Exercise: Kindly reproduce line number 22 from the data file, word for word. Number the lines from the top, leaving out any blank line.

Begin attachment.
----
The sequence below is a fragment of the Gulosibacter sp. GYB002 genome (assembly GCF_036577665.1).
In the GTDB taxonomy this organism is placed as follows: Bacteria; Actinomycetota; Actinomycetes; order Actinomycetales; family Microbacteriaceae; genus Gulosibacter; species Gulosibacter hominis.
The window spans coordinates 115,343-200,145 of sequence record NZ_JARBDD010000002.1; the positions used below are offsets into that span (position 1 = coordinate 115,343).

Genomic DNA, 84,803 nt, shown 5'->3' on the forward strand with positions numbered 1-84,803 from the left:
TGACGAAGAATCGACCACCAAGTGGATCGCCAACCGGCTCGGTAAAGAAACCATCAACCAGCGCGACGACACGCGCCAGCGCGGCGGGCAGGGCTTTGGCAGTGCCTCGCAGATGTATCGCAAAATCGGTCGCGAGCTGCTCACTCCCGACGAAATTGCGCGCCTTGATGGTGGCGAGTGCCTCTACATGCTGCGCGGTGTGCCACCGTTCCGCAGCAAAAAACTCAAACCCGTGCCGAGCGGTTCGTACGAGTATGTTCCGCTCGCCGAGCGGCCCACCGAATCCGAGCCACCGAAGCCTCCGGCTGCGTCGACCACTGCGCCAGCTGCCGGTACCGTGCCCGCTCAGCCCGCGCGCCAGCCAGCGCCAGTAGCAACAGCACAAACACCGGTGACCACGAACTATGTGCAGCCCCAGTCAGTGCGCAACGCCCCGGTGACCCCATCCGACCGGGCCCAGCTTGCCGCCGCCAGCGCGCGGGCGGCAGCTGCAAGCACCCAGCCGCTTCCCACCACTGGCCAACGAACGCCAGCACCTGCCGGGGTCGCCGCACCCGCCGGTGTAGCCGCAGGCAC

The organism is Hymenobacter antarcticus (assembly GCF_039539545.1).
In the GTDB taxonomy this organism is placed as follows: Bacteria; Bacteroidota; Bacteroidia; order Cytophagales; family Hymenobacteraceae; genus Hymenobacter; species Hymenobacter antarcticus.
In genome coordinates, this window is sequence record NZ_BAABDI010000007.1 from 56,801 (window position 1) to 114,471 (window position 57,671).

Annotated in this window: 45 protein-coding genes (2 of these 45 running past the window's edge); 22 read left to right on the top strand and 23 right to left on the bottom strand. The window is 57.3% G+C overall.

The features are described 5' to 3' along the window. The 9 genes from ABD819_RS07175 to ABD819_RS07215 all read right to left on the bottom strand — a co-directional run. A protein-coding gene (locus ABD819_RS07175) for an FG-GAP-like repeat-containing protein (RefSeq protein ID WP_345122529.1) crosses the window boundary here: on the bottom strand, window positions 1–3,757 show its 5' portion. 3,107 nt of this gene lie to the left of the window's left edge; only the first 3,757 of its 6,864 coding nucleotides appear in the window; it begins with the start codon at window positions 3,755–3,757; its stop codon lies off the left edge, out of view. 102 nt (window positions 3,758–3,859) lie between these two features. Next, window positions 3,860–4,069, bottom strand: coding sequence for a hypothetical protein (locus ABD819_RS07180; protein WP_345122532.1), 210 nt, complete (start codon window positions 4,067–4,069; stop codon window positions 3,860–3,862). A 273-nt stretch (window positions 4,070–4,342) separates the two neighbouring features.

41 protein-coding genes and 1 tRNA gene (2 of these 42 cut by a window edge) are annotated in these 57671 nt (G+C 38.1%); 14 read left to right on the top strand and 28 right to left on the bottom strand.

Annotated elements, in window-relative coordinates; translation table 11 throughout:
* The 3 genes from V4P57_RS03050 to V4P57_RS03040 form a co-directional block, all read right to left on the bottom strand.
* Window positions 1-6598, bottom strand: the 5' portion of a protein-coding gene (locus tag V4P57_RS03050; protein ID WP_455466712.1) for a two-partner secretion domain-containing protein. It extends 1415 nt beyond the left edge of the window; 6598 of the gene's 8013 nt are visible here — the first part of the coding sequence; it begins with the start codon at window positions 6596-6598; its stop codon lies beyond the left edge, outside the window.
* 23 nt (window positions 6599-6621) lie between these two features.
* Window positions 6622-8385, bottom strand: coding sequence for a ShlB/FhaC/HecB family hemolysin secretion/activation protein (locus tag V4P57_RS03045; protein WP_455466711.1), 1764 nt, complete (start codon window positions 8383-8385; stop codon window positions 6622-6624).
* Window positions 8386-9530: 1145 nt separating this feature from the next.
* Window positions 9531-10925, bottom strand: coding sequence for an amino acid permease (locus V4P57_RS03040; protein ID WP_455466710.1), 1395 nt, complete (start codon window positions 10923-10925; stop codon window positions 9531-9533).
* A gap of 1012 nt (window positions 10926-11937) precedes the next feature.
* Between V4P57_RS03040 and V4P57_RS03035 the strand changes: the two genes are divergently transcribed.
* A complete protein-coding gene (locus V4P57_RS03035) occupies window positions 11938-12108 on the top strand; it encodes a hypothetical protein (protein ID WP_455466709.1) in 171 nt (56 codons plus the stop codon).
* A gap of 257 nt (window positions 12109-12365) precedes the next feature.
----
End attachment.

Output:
* A gap of 257 nt (window positions 12109-12365) precedes the next feature.